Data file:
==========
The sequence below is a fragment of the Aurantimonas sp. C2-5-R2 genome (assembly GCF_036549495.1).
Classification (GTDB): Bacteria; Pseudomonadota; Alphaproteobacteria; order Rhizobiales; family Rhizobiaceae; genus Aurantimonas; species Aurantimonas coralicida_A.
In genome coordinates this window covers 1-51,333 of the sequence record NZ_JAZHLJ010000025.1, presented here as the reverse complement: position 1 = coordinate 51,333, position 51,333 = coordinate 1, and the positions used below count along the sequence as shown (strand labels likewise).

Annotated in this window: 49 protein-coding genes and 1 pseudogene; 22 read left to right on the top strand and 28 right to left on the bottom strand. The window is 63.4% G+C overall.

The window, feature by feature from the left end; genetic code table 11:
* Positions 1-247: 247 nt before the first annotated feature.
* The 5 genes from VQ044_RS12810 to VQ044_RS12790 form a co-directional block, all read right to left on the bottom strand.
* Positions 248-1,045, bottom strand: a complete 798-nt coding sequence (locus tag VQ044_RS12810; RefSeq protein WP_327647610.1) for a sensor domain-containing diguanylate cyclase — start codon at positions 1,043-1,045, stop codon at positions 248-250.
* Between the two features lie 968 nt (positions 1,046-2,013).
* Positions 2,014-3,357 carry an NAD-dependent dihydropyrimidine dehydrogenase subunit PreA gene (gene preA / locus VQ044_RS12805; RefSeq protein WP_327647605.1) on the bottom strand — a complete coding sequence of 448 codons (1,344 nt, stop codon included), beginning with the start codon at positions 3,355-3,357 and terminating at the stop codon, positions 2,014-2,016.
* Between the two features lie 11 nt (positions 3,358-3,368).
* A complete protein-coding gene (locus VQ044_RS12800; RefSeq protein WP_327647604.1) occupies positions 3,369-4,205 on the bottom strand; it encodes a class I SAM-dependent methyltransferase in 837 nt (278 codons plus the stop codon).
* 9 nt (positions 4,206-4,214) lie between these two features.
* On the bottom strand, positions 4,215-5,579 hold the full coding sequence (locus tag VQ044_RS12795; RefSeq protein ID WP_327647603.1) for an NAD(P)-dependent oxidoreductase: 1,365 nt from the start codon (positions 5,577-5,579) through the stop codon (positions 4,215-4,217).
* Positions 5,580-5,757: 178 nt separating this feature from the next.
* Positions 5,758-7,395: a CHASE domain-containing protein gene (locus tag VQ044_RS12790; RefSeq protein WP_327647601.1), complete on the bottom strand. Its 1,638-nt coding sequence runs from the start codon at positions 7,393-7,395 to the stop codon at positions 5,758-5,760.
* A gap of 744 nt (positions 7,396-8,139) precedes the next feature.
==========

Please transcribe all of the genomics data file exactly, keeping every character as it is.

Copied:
The sequence below is a fragment of the Aurantimonas sp. C2-5-R2 genome (assembly GCF_036549495.1).
Classification (GTDB): Bacteria; Pseudomonadota; Alphaproteobacteria; order Rhizobiales; family Rhizobiaceae; genus Aurantimonas; species Aurantimonas coralicida_A.
In genome coordinates this window covers 1-51,333 of the sequence record NZ_JAZHLJ010000025.1, presented here as the reverse complement: position 1 = coordinate 51,333, position 51,333 = coordinate 1, and the positions used below count along the sequence as shown (strand labels likewise).

Annotated in this window: 49 protein-coding genes and 1 pseudogene; 22 read left to right on the top strand and 28 right to left on the bottom strand. The window is 63.4% G+C overall.

The window, feature by feature from the left end; genetic code table 11:
* Positions 1-247: 247 nt before the first annotated feature.
* The 5 genes from VQ044_RS12810 to VQ044_RS12790 form a co-directional block, all read right to left on the bottom strand.
* Positions 248-1,045, bottom strand: a complete 798-nt coding sequence (locus tag VQ044_RS12810; RefSeq protein WP_327647610.1) for a sensor domain-containing diguanylate cyclase — start codon at positions 1,043-1,045, stop codon at positions 248-250.
* Between the two features lie 968 nt (positions 1,046-2,013).
* Positions 2,014-3,357 carry an NAD-dependent dihydropyrimidine dehydrogenase subunit PreA gene (gene preA / locus VQ044_RS12805; RefSeq protein WP_327647605.1) on the bottom strand — a complete coding sequence of 448 codons (1,344 nt, stop codon included), beginning with the start codon at positions 3,355-3,357 and terminating at the stop codon, positions 2,014-2,016.
* Between the two features lie 11 nt (positions 3,358-3,368).
* A complete protein-coding gene (locus VQ044_RS12800; RefSeq protein WP_327647604.1) occupies positions 3,369-4,205 on the bottom strand; it encodes a class I SAM-dependent methyltransferase in 837 nt (278 codons plus the stop codon).
* 9 nt (positions 4,206-4,214) lie between these two features.
* On the bottom strand, positions 4,215-5,579 hold the full coding sequence (locus tag VQ044_RS12795; RefSeq protein ID WP_327647603.1) for an NAD(P)-dependent oxidoreductase: 1,365 nt from the start codon (positions 5,577-5,579) through the stop codon (positions 4,215-4,217).
* Positions 5,580-5,757: 178 nt separating this feature from the next.
* Positions 5,758-7,395: a CHASE domain-containing protein gene (locus tag VQ044_RS12790; RefSeq protein WP_327647601.1), complete on the bottom strand. Its 1,638-nt coding sequence runs from the start codon at positions 7,393-7,395 to the stop codon at positions 5,758-5,760.
* A gap of 744 nt (positions 7,396-8,139) precedes the next feature.